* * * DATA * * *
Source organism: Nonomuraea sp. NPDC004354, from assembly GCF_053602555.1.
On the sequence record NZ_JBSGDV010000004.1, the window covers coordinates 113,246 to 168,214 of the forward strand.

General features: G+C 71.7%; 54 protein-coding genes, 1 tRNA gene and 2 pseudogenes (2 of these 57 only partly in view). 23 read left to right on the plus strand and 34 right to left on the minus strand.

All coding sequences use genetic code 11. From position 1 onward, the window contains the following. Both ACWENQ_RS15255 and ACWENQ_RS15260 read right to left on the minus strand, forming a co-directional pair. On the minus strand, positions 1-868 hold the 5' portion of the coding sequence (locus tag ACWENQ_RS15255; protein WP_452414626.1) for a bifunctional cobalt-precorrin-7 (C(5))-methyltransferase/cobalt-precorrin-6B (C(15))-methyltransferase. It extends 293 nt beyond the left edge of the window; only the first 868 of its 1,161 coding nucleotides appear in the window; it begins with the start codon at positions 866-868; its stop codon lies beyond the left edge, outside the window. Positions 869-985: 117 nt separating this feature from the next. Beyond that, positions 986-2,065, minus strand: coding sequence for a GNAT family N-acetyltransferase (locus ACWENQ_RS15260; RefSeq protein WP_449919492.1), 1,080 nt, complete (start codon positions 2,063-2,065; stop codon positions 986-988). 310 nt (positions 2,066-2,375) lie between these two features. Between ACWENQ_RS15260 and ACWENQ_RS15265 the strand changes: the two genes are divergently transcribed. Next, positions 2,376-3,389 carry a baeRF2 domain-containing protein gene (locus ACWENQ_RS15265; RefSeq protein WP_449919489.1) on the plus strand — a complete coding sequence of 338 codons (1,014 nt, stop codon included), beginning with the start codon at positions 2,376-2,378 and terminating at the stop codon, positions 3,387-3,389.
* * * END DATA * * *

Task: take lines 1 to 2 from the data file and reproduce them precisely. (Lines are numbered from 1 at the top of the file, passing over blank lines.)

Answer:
Source organism: Nonomuraea sp. NPDC004354, from assembly GCF_053602555.1.
On the sequence record NZ_JBSGDV010000004.1, the window covers coordinates 113,246 to 168,214 of the forward strand.